12. Buenstorf, Guido & Cordes, Christian, 2008. "Can sustainable consumption be learned? A model of cultural evolution," Ecological Economics, Elsevier, pages 646-657.
    13. Wustenhagen, Rolf & Markard, Jochen & Truffer, Bernhard, 2003. "Diffusion of green power products in Switzerland," Energy Policy, Elsevier, pages 621-632.
    14. Coad, Alex & de Haan, Peter & Woersdorfer, Julia Sophie, 2009. "Consumer support for environmental policies: An application to purchases of green cars," Ecological Economics, Elsevier, pages 2078-2086.
    15. Alex Coad & Peter de Haan & Julia Sophie Woersdorfer, 2008. "Consumer support for environmental policies: An application to purchases of green cars," Jena Economic Research Papers 2008-035, Friedrich-Schiller-University Jena.
    16. Jakobsson, C. & Fujii, S. & Gärling, T., 2000. "Determinants of private car users' acceptance of road pricing," Transport Policy, Elsevier, pages 153-158.
    17. Teisl, Mario F. & Rubin, Jonathan & Noblet, Caroline L., 2008. "Non-dirty dancing? Interactions between eco-labels and consumers," Journal of Economic Psychology, Elsevier, pages 140-159.
    18. de Haan, Peter & Mueller, Michel G. & Scholz, Roland W., 2009. "How much do incentives affect car purchase? Agent-based microsimulation of consumer choice of new cars--Part II: Forecasting effects of feebates based on energy-efficiency," Energy Policy, Elsevier, pages 1083-1094.
    19. Blamey, R. K. & Bennett, J. W. & Louviere, J. J. & Morrison, M. D. & Rolfe, J., 2000. "A test of policy labels in environmental choice modelling studies," Ecological Economics, Elsevier, pages 269-286.
    Full references (including those not matched with items on IDEAS)

    More about this item

    Keywords

    Environmental policy Technology adoption Technology diffusion Intrinsic motivation Financial incentives;

    JEL classification:

    • Q53 - Agricultural and Natural Resource Economics; Environmental and Ecological Economics - - Environmental Economics - - - Air Pollution; Water Pollution; Noise; Hazardous Waste; Solid Waste; Recycling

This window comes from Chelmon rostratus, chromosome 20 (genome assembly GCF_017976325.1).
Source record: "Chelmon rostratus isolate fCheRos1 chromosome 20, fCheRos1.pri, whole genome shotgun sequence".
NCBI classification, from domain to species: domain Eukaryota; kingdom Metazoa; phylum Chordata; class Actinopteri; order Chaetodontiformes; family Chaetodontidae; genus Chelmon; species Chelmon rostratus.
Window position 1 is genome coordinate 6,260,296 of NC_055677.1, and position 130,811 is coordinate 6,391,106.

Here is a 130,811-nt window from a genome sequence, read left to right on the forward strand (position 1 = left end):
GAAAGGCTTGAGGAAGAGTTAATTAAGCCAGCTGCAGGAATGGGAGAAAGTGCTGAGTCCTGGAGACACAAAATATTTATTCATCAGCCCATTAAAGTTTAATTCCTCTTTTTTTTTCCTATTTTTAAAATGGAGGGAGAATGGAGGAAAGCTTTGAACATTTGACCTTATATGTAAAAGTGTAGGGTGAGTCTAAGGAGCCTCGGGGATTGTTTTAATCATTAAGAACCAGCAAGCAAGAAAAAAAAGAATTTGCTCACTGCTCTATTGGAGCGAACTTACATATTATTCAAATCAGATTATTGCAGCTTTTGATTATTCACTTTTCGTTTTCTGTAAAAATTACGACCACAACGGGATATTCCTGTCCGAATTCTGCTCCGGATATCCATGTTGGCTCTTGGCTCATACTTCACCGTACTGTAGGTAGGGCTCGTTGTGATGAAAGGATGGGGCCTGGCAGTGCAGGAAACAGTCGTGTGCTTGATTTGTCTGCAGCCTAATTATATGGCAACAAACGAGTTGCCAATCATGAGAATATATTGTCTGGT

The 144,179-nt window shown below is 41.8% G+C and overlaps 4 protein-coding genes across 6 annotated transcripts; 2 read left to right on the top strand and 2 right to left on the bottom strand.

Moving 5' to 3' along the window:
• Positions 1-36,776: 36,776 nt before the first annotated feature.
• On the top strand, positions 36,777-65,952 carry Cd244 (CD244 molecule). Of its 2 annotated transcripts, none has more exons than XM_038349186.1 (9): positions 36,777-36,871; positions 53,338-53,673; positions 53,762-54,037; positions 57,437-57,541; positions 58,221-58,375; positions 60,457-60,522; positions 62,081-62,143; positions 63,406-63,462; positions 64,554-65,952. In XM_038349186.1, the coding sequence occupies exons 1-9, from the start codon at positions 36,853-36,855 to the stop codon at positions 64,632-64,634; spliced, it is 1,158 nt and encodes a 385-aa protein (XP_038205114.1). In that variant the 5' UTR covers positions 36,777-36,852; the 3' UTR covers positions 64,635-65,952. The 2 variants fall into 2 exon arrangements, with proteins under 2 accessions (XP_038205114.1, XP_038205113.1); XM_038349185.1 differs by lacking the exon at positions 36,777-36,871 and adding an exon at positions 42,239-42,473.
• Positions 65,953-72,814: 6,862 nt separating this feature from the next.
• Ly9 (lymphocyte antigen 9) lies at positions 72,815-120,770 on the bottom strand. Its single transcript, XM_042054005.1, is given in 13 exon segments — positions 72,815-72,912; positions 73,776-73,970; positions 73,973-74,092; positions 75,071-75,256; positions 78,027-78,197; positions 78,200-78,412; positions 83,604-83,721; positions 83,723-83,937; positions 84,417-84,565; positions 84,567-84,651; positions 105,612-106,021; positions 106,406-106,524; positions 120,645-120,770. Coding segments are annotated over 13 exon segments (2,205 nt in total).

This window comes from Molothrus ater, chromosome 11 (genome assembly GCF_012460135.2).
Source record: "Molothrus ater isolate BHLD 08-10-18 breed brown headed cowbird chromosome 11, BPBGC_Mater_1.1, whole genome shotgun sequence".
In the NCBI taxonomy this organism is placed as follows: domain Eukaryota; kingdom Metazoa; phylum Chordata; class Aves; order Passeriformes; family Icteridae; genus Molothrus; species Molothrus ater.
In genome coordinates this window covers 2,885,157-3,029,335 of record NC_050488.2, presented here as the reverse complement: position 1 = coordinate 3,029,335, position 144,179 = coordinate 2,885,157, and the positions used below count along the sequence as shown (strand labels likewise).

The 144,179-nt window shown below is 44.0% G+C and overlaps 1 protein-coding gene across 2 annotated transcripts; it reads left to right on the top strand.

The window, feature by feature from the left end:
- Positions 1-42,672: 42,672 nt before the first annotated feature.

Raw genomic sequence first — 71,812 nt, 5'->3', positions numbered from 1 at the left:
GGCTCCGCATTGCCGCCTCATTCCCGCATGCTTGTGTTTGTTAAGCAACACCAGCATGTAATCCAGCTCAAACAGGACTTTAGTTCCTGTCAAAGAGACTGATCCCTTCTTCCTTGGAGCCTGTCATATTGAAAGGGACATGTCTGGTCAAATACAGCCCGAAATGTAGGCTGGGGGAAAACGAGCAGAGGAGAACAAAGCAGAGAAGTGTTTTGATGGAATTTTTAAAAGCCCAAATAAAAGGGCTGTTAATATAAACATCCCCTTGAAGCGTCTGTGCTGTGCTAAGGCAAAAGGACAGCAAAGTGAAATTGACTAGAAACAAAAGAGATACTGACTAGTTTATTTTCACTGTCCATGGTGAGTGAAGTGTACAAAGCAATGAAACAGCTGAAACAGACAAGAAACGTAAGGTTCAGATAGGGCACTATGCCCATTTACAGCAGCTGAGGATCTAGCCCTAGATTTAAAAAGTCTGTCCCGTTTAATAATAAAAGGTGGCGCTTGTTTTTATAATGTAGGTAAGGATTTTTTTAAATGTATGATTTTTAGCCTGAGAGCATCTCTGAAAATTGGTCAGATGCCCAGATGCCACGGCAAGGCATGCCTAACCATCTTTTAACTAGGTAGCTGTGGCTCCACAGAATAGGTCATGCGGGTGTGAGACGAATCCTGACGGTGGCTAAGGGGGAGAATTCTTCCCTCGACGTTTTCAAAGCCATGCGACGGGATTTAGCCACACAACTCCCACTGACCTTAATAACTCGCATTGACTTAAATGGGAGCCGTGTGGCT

• Q57 - Agricultural and Natural Resource Economics; Environmental and Ecological Economics - - Environmental Economics - - - Ecological Economics
    • O33 - Economic Development, Innovation, Technological Change, and Growth - - Innovation; Research and Development; Technological Change; Intellectual Property Rights - - - Technological Change: Choices and Consequences; Diffusion Processes

    Statistics

    Access and download statistics

    Corrections

    All material on this site has been provided by the respective publishers and authors. You can help correct errors and omissions. When requesting a correction, please mention this item's handle: RePEc:eee:ecolec:v:68:y:2009:i:7:p:2078-2086. See general information about how to correct material in RePEc.

    For technical questions regarding this item, or to correct its authors, title, abstract, bibliographic or download information, contact: (Dana Niculescu). General contact details of provider: http://www.elsevier.com/locate/ecolecon .

    If you have authored this item and are not yet registered with RePEc, we encourage you to do it here. This allows to link your profile to this item. It also allows you to accept potential citations to this item that we are uncertain about.

    If CitEc recognized a reference but did not link an item in RePEc to it, you can help with this form .

    If you know of missing items citing this one, you can help us creating those links by adding the relevant references in the same way as above, for each refering item. If you are a registered author of this item, you may also want to check the "citations" tab in your profile, as there may be some citations waiting for confirmation.

    Please note that corrections may take a couple of weeks to filter through the various RePEc services.

    IDEAS is a RePEc service hosted by the Research Division of the Federal Reserve Bank of St. Louis . RePEc uses bibliographic data supplied by the respective publishers.